— U.S. Coast Guard (@USCG) March 27, 2022
The Katmai’s doom
Shortly afterwards, on 21st October 2008, the Katmai sank in a storm, as it sailed through the Amchitka Pass, about 120 miles (193 kms) west of Adak Island. When the captain realized that the situation was critical, he ordered his crew to put on their survival suits. Yet seven crew members didn’t make it, of whom two bodies were never found. Four people survived including the captain, Henry Blake III. When attending the Coast Guard Marine Board Investigation, he attested that the ship had had issues with its pumps since the fishing seasons kick-off. This led to the vessel becoming flooded, and ended up being the reason for its demise.
The end of Carly Renee
This cod fishing vessel, which appeared in Season 6 of the show, capsized 22 miles (35 kms) from Dutch Harbor in early 2009. When it partially sank, its crew of four men abandoned the ship and were rescued by another boat, The Guardian. The Carly Renee ran aground on an island nearby, where it was left to corrode
The Destination’s fatal end
The catastrophic sinking of the Destination on 11th February 2017, claimed the life of every individual on board. Keith Colburn of ‘Deadliest Catch’ was well acquainted with everyone on the vessel. Captain Jeff Hathaway, Raymon J. Vincler, Darrik Seibold, Kai Hamic, Larry O’Grady and Charles Glenn Jones, who all considered each other to be a ‘family’, were all missing at sea. This all happened while the episode “Lost at Sea” was being filmed, showing the “Deadliest Catch” crews receiving the news of the Destination’s demise. Notwithstanding the efforts made by the Coast Guard and fishing vessel, Silver Spray, that intercepted a radio signal when the Coast Guard attempted to contact the Destination and turned back to help, the trawler Bering Rose and other ships in the area who rushed to help, all their efforts only uncovered the ships debris and the floating EPIRB (emergency position-indicating radio beacon).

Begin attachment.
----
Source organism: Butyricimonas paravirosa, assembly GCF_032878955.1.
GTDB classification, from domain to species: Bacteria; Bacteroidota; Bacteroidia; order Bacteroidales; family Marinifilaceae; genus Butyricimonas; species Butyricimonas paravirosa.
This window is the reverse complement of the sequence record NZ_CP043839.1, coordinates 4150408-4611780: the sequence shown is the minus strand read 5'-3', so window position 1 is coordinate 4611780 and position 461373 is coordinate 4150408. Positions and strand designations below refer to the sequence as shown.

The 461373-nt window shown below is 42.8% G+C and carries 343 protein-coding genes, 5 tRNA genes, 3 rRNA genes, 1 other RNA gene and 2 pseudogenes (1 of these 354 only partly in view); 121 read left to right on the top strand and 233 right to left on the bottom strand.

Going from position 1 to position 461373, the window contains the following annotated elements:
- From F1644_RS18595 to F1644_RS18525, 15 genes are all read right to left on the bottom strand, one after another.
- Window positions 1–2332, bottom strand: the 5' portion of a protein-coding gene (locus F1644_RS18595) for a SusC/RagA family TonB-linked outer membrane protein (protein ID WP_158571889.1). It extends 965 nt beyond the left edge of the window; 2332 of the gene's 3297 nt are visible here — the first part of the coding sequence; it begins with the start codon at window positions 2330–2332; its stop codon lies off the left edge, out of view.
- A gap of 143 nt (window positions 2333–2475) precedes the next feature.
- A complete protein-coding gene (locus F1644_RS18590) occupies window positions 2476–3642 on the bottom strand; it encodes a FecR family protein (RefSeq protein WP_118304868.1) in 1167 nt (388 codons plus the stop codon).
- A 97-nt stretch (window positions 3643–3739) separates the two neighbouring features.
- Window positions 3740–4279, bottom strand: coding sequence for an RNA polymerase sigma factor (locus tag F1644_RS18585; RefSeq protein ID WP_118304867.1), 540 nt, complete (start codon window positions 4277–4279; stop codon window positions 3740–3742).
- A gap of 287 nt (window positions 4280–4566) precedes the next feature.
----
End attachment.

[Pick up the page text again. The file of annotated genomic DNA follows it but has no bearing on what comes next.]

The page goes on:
It remains a mystery why the sinking happened so quickly, that the crew were not able to even send out a mayday signal. After intensive investigations no one was any the wiser; was it the weight of the crab pots or the additional bait they had loaded before departure? Was it the weather conditions? The final summation was that it was a combination of all those factors.
As a result of this tragedy, some of the fisheries management systems, e.g. the disconnect between owners and crew, deadline pressures and particularly crab rationalization, which culminated in a race between boats to see who would be the fastest to catch the most crabs, were changed to a more controlled system of allocated quotas and shares.
Prayers and best wishes for the captain, crew, and loved ones of F/V Destination, missing in the Bering Sea since Saturday. pic.twitter.com/M9SkOd4KYL
— Cliff W Estes (@cestes001) February 14, 2017
The Mary B II goes under
A year later, the F/V Mary B II, which had been featured in the episode entitled “Dungeon Cove”, sent a distress call to the Coast Guard, but the height of the waves prevented rescue crews from getting there in time. The boat flipped over, and three crew members died.
The Scandies Rose caught in the waves
On New Year’s Eve 31st December 2021, seven men set out on a crabbing expedition from Juneau, Alaska upon the Scandies Rose. The air temperature was 10 degrees fahrenheit (-12 centigrade) and the Bering Sea temperature about 43 degrees (6 degrees centigrade). The wind was blowing at over 40 mph (64 km/h) with heavy, freezing spray, and the seas were churning up waves 20 ft (9 m) high.